What the hell were they trying to do, anyway? Bringing those shambling heaps over to this side? This ain’t the movies … it’s not like Lucifer himself is gonna come knocking. There’s only death and pain on the other side.

He tipped a speck of ash into the empty night air, a picture of his late wife flashing across his retinas. There’s death and pain on this side, too. He thought solemnly. He emptied his glass, raising it to the sky. “Happy sixteenth kid … too bad you ain’t never gonna see your seventeenth.”

His next drink was interrupted by the phone.

He sighed and grabbed the handset, lodging it between his shoulder and his ear. “Two seconds.” He fumbled for the remote, muting a person telling some girl to work it, and that he was some kind of hustler. “This is Benedict,” he mumbled, awkwardly filling his glass again.

There was a short burst of angry Latvian on the other side – well, it wasn’t necessarily angry, but Ben thought they talked rather like machine guns in most eastern European countries, and that made them sound aggressive – then a few clicks and some noise, before a pleasant voice asked him for his badge number.

“Badge … fuck.” He dropped the handset, leaving it dangling from the desk as he rummaged around in his leather jacket. He threw an old MP3-player and a slew of old receipts on the bed – important, for reimbursement – then finally fished a tired old laminate out of the pocket. He grabbed the phone again, flipping it over. The picture of him was almost completely eroded, the plastic cracked and parted in all of the corners. The numbers on the bottom right were still readable, though. I should memorize these, he thought. “Eight, five, zero, zero, one.” He said.

There was another click, and the line went quiet for a beat.

Then a familiar voice cut through the pouring of another drink. “A little early for that, isn’t it?”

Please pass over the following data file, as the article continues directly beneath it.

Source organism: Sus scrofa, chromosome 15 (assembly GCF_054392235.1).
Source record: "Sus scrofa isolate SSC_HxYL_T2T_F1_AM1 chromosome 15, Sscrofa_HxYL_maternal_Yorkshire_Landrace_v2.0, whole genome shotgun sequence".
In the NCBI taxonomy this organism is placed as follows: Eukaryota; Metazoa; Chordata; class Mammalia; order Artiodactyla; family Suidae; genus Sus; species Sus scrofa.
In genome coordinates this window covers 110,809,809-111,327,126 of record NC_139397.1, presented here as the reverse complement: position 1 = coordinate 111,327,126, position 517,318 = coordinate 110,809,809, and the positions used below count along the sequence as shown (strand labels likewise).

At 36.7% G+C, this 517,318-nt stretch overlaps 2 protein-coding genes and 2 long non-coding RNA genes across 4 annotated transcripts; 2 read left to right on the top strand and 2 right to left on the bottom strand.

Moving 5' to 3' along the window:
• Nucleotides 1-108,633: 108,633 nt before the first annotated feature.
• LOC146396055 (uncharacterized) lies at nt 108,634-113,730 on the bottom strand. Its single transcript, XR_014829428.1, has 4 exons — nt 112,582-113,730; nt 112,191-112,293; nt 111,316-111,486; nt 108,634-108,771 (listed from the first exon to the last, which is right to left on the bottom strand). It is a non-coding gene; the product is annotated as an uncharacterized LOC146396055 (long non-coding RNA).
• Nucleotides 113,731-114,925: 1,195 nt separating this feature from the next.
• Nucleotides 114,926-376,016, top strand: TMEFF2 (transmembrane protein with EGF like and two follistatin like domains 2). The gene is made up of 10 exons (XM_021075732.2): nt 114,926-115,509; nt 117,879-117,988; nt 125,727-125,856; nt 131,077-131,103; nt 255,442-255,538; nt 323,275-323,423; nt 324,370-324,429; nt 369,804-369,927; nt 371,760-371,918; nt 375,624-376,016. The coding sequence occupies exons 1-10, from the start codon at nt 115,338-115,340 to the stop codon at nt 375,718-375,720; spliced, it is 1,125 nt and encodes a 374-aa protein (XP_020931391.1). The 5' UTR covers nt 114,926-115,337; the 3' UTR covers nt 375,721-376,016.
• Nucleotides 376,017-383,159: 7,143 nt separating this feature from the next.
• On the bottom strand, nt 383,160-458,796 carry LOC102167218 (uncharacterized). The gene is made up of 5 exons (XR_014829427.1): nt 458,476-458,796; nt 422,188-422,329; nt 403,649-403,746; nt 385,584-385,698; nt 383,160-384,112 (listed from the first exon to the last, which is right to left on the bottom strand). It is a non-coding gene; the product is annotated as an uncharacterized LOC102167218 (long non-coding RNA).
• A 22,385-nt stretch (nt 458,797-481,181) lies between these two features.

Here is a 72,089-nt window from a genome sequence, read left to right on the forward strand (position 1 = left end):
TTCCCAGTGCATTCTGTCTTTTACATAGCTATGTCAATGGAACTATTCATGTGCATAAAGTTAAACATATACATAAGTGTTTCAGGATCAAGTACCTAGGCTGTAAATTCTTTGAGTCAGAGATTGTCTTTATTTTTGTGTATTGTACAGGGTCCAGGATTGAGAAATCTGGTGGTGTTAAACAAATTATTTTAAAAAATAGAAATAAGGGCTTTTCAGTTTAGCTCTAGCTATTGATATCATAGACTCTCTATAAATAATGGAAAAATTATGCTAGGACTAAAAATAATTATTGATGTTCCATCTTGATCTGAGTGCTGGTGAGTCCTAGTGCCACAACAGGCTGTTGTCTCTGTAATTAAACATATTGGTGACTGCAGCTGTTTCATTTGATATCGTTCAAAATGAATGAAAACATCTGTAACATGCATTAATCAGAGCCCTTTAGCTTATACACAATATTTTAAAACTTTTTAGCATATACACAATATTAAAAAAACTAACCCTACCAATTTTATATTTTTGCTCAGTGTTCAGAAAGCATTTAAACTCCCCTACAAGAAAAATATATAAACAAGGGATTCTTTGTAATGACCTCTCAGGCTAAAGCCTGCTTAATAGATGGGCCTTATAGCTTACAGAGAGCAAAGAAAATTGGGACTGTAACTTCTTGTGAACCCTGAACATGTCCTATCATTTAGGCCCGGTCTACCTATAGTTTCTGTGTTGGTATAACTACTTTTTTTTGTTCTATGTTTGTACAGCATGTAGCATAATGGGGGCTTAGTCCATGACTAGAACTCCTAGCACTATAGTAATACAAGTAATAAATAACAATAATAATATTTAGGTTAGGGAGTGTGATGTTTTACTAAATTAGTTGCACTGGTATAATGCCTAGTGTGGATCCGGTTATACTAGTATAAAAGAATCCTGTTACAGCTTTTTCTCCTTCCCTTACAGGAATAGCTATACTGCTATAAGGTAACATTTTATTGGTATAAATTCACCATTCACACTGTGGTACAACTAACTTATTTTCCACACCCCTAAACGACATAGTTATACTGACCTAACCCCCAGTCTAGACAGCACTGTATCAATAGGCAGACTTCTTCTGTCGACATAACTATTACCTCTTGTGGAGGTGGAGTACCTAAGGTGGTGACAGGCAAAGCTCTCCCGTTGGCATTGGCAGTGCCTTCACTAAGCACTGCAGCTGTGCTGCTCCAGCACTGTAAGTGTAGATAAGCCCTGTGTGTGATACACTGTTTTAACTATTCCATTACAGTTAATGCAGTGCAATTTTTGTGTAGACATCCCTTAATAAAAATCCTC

“What time is it?”

Laughter. “I knew you’d ask me that. It’s actually one at night, the perfect time to be drinking.”

“So why are you giving me this shit?”

“Because the very fact you didn’t know that, is-“

“Goddammit, Geir! Would you cut to the chase already? It’s been a particularly bad one.”

He could hear Geir nodding. “I saw: two kids dead in a busy residential area. Lots of publicity for the church.”

“Which means a whole new batch of converts, which means more stuck-up assholes for me to deal with in the future.”

Once again, nodding. “At least you’re helping us secure that future.”

A drink. “Whatever.”

“Listen, there’s been some developments here in Norway. Do you have time?”

Ben took the phone with him and stepped over to the window. He looked at the sleepy town surrounding him. The drizzle had stopped, the cobblestones dry and grey. Same climate as Norway, more or less. “Sure, what’s not to love about Norway?”

“It should be a clear cut case, really. A monster is skulking around near Bergen. It’s confused and forlorn and shouldn’t cause much havoc. I’ve arranged for you to catch a ride with a military transport headed straight for Bergen airport.”

“Fle, something…” Ben knew. “Flensan?”

“Close, it’s Flesland.”

“Huh… And why do I get the feeling military transport ain’t as professional and badass as on TV?” He glanced up. Some long-haired dude was driving a motorcycle, a read headed woman sitting on the back, singing and trying to keep her breasts from spilling out.

“Because it’s Norway you’re heading for, not the U.S. It’s a Hercules plane; loud, fat and noisy, but it will save some time.”

Ben finished the drink and stowed the remaining alcohol in his bag. Not flying commercial meant he could take it with him at least. That was indeed something, Norway was one of the most expensive countries in the world.

“All right, I’ll see you in Bergen, Geir.”



“Take care, you hear? I know these monsters suck, but it’s not your fault those kids died.”


“It’s not your fault she vanished either, you hear?”

Ben hung up. “Sure it is…”


Of Monsters is written by Magnus H. Blystad and Robert Bishop.
This is their first publicly available collaboration. 
Robert Bishop’s other works can be found here.
His first book, Awakenings: The Fall of Noman – Book 1, is for sale over at Amazon!


One thought on “Of Monsters Pt.1: Huge monsters and tiny bottles

Leave a Reply

Fill in your details below or click an icon to log in:

WordPress.com Logo

You are commenting using your WordPress.com account. Log Out /  Change )

Google photo

You are commenting using your Google account. Log Out /  Change )

Twitter picture

You are commenting using your Twitter account. Log Out /  Change )

Facebook photo

You are commenting using your Facebook account. Log Out /  Change )

Connecting to %s